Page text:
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More shutdown fallout: Investigation of Yosemite death delayed, while Death Valley closes campgrounds

More shutdown fallout: Investigation of Yosemite death delayed, while Death Valley closes campgrounds
Park Ranger Dylan Moe closes the access road to a campground at Joshua Tree National Park on Jan. 2. All of the park's campgrounds have been closed because of the partial government shutdown. (Gina Ferazzi / Los Angeles Times)

Several sites in Death Valley National Park are closing Friday because of health and safety concerns over human waste, trash, vandalism and damage to park resources, officials said.

Meanwhile, an investigation into the Christmas Day death of a man at Yosemite National Park is being delayed by the partial government shutdown, a park spokesman said.

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Yosemite officials received a 911 call reporting a man with a head injury in the Silver Apron area on the Merced River above Nevada Fall and rangers arrived in less than an hour, National Park Service spokesman Andrew Munoz said Friday. The man was removed from the water and received medical treatment, but he died from his injuries.

“We aren’t releasing more detail because the incident remains under investigation, which is taking longer than usual because of the shutdown,” Munoz said in an email. “A news release wasn’t issued because of the shutdown.”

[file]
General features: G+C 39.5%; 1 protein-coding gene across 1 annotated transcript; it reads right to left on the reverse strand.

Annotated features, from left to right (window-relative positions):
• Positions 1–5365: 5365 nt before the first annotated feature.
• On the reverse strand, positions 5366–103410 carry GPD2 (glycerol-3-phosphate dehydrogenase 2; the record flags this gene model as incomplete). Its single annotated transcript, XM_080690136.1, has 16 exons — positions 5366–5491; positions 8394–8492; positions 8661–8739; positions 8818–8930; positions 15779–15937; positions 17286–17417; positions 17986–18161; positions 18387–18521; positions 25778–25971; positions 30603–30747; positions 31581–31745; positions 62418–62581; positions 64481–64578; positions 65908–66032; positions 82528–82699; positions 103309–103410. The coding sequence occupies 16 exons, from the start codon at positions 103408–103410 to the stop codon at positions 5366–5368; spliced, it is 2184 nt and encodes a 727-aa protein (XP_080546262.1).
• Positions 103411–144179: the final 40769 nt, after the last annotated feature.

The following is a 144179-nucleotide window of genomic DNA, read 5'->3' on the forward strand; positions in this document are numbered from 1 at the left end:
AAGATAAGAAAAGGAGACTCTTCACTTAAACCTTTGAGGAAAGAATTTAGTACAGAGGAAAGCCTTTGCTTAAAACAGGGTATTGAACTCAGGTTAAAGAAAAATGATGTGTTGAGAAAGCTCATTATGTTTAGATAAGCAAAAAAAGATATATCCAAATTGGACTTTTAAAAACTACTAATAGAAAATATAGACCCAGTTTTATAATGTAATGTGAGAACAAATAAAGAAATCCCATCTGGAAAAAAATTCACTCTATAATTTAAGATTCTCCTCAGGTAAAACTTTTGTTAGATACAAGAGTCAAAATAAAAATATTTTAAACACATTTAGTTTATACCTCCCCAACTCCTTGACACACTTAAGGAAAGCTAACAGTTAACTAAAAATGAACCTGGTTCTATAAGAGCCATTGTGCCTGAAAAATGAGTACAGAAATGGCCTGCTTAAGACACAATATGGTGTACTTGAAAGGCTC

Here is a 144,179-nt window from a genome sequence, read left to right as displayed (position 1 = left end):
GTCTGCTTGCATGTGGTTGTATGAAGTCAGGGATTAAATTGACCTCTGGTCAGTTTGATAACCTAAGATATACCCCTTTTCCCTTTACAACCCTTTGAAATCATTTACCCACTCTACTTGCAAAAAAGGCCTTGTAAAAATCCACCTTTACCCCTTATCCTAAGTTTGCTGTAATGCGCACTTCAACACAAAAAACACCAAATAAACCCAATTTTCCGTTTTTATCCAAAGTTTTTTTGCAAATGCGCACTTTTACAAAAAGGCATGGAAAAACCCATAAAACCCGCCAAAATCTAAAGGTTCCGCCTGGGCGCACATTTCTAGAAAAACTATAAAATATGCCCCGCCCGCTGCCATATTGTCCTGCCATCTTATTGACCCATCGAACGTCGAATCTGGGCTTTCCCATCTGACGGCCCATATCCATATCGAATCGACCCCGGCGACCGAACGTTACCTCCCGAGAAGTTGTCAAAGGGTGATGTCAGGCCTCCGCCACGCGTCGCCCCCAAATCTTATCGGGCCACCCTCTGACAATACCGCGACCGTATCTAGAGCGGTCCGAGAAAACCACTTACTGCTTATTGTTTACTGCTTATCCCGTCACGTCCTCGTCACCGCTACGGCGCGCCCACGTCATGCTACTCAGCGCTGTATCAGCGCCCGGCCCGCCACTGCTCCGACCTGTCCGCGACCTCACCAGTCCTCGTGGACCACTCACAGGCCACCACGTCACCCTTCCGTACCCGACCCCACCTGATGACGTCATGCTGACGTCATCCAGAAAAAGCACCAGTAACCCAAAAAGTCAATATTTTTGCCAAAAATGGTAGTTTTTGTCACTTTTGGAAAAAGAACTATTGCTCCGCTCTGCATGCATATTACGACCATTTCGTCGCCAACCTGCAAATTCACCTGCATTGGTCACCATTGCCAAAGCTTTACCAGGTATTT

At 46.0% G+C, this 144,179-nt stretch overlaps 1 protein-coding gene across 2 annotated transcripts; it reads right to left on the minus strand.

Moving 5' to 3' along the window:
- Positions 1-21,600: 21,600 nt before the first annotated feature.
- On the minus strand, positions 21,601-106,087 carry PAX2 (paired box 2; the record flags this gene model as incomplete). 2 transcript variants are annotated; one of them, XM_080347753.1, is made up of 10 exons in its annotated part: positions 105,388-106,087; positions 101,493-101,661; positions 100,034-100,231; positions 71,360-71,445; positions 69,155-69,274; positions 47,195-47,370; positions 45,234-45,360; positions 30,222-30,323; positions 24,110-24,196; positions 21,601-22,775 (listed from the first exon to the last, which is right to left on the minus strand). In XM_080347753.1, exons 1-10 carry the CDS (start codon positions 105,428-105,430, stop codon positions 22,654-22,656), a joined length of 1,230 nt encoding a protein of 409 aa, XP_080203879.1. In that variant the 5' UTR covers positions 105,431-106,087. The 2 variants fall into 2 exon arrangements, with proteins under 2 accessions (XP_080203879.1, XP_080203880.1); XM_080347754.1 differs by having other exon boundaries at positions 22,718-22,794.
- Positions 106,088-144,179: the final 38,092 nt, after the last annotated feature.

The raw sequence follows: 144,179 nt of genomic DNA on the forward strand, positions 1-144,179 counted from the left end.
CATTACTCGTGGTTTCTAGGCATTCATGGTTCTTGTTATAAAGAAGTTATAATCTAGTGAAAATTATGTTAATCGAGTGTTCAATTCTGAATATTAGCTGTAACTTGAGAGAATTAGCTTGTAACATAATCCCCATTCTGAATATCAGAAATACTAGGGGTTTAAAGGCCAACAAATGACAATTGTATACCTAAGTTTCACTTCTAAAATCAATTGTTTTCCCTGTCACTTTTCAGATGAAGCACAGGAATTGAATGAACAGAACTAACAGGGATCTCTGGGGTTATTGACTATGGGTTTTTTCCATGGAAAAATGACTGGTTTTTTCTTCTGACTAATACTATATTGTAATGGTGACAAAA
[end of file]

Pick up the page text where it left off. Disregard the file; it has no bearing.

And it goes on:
The man was not in a restricted area, Munoz said.

In Death Valley, the Furnace Creek and Texas Springs campgrounds will close Friday, along with access roads to Natural Bridge, Dante’s View and Keane Wonder Mine. The road to Salt Creek is also closed.

At national parks in California and beyond, the two-week shutdown has taken a toll. Reports of vandalism and illegal camping and off-road driving have led access restrictions.

Campgrounds at Joshua Tree closed at noon Wednesday, officials said, citing health and safety concerns over vault toilets that are near capacity. The waterless bathrooms in which visitors can relieve themselves into a sealed container buried underground had remained open. But with no workers on duty to pump out the waste, those are being closed now as well.

Sequoia and Kings Canyon national parks went a step further, closing entirely to visitors.

Diane Regas, chief executive of the Trust for Public Land, a nonprofit park advocacy organization, wrote a letter to President Trump on Thursday calling for an immediate closure of all of the country’s national parks for the duration of the shutdown, to protect visitors and park resources.

“Allowing access to national parks without taking care to steward those resources is irresponsible and could result in irreversible damage and loss,” she wrote.

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